By Gail Lynne Goodwin.
My husband and I are sailing a beautiful 42′ sailboat named Hula Kai off the US/Canadian Coast, for two weeks. I think one of the reasons I love sailing is that I’m reminded of so many life lessons while on the water. Yesterday was a perfect example.
We planned to sail from Back Eddy’s to Pender Harbor, only a few hours sail, but as we neared Pender and were enjoying the day so much, we decided to go further. We were sailing into uncharted waters where neither of us had ever sailed before. We looked at the charts and decided to stay at a marina on Bowen Island, another 4 hours away.
Our motto for this trip has been to take it one day at a time, and now, a week into our adventure, it seems we’re taking it an hour at a time.
When we decided to “go for it”, we didn’t fully think through all of the consequences we could have from our decision. We never considered that with it being Labor Day weekend as well as a holiday in Canada, that we might have a problem finding a place to dock or anchor the boat, especially so close to the city of Vancouver on the last holiday weekend of the summer season.
We didn’t think of this until we arrived 4 hours later and couldn’t find a place for the night. We’re usually docked or anchored no later than 5pm, but as the sun was setting behind a mountain, we still had not found a place for the night as all of the marinas were full.
The waters here range from 500-1000 feet in depth and drop off from the shore very quickly, making anchorage quite tricky in some areas. Therefore, in unfamiliar areas, I prefer the safety of a marina dock.
When I discovered that all of our options were full, I became concerned. Darryl just smiled, said we’d be fine and kept steering the boat. As I watched the sun sink further each moment, I wasn’t so sure of that.
It was getting dark quickly and we needed to find a place to anchor. We found a small bay with a protected area that was already full of boats. As it was almost dark we decided to find a way to make this location work.
The only area available was off to the side of the boats, and would require a stern anchor tie, something we’d read about but had never done before. We motored to the perfect spot and after three attempts to anchor in 60’ of water the bow anchor finally caught in the mud and held the boat. If at first you don’t succeed….
Once the bow anchor was set, Darryl jumped into the dinghy to go tie the stern line to the shore. When we’re in an anchorage where the water is deep and we have to let out 3-4 times the water depth in anchor chain, a stern line is necessary to keep us from drifting into other boats or hazards in the area. There’s a big spool of stern line on the boat and in theory, one just takes the end to shore and secures it there, tying the boat in place. Sounds easy.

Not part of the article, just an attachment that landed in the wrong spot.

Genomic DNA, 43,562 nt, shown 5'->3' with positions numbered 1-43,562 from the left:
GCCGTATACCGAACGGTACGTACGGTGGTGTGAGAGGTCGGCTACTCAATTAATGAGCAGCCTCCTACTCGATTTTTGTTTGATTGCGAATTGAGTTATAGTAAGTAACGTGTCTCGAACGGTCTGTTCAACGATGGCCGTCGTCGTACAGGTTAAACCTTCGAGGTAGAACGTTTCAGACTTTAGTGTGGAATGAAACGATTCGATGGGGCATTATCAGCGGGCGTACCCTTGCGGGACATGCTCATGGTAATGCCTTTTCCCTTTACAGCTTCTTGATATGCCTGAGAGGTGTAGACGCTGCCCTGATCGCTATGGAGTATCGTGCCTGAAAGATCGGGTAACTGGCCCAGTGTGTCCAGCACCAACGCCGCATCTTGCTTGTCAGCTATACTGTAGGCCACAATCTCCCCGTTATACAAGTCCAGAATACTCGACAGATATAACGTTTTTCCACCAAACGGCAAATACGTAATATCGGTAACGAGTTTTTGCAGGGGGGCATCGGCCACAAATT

Darryl prepared to go ashore to tie the line, but the dinghy engine wouldn’t start. In my mind I’m thinking, “Great, we have minutes of daylight left and now this. Will we make it?”
The sun had dropped and we were counting the last remaining minutes of light as he broke out the oars and rowed to shore, holding the stern line in between his teeth.
Hand over hand, I pulled the stern line from the spool, so he wouldn’t have to deal with any tension. Just as he neared the rocky, tree-lined bank, I watched in slow motion as the last of the stern line unraveled from the reel, let loose from the spool, and fluttered away from the boat towards the surface of the water. In my mind I thought I should grab the already-gone line, but my body stood there watching it hit the water and start to sink. I mean seriously, who knew it wasn’t attached to the boat? What next?
I called to Darryl to tell him that he and the line were no longer connected to our boat- and asked him to not let go of his end- but he couldn’t answer me as he was still holding the line in his mouth, still rowing.
At this point I remember thinking why I like hotels so much….
He quickly got to the shoreline and expertly tied the stern line, then calmly rowed back to the boat, asked me to make the distance shorter by letting out another 20’ of anchor chain, then tied off the floating end of the line to our boat. We were then secure for the night in a spectacularly beautiful spot-and I started breathing again.
After this experience, I asked Darryl how he stays so calm regardless of the “what if’s”. I’m not proud to admit that at several times during our several-hour adventure, I was wondering what we were going to do if this plan didn’t work.
He, on the other hand, was focusing on solutions that would make it work. Where I was concerned and racing hours ahead, he was confident, taking it one moment at a time.
Maybe it comes from his professional training as a Captain of a Gulfstream G 550 airplane, or maybe it’s just who he is.
Regardless, I took the opportunity to learn from him. He shared that we only have so much energy, so he choses to focus on the job at hand that needs to get done, rather than waste it on the “what if’s”.
He told me that if it hadn’t worked out we could have motored in circles in the bay during the night, which wouldn’t have been perfect, but we would have been safe. As long as he knew the “worst case” scenario wasn’t life threatening, he then put all of his mind energy to work on making this work for us.
We slept soundly and awoke the next morning in a beautiful bay, securely bow anchored and stern tied, with much to be grateful for. What I’d worried would be an “Oh no!”, turned into one of the best “Oh Wow” moments of the trip so far.
I hope that the next time we’re in a situation like this- or any other in life- I can have the confidence and the calm that I saw so perfectly modeled to me and instead of worrying about the “what if’s”, invest that energy instead into making the dream happen.
Thanks, Darryl, I appreciate you.